I see people are using
any to gather another list to see if an item exists in a list, but is there a quick way to just do something like this?
if list.contains(myItem): # do something
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In addition to what other have said, you may also be interested to know that what
in does is to call the
list.__contains__ method, that you can define on any class you write and can get extremely handy to use python at his full extent.
A dumb use may be:
>>> class ContainsEverything: def __init__(self): return None def __contains__(self, *elem, **k): return True >>> a = ContainsEverything() >>> 3 in a True >>> a in a True >>> False in a True >>> False not in a False >>>
I came up with this one liner recently for getting
True if a list contains any number of occurrences of an item, or
False if it contains no occurrences or nothing at all. Using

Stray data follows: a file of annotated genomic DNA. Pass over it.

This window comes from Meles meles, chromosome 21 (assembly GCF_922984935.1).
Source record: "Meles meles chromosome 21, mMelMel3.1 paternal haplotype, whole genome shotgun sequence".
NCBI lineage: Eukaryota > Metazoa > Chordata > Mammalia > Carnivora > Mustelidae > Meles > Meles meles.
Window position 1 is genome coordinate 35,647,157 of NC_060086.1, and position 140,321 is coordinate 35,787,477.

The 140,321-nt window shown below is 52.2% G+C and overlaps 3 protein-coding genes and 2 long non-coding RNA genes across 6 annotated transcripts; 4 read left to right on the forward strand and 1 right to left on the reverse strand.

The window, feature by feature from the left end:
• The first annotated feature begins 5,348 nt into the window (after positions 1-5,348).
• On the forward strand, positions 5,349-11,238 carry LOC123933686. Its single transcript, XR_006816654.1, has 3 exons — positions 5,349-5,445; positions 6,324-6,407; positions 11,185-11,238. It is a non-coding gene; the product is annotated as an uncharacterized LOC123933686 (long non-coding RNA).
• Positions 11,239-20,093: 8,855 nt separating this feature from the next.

next(...) gives this a default return value (
False) and means it should run significantly faster than running the whole list comprehension.
list_does_contain = next((True for item in list_to_test if item == test_item), False)
The list method
index will return
-1 if the item is not present, and will return the index of the item in the list if it is present. Alternatively in an
if statement you can do the following:
if myItem in list: #do things
You can also check if an element is not in a list with the following if statement:
if myItem not in list: #do things
There is one another method that uses
index. But I am not sure if this has any fault or not.
list = [5,4,3,1] try: list.index(2) #code for when item is expected to be in the list print("present") except: #code for when item is not expected to be in the list print("not present")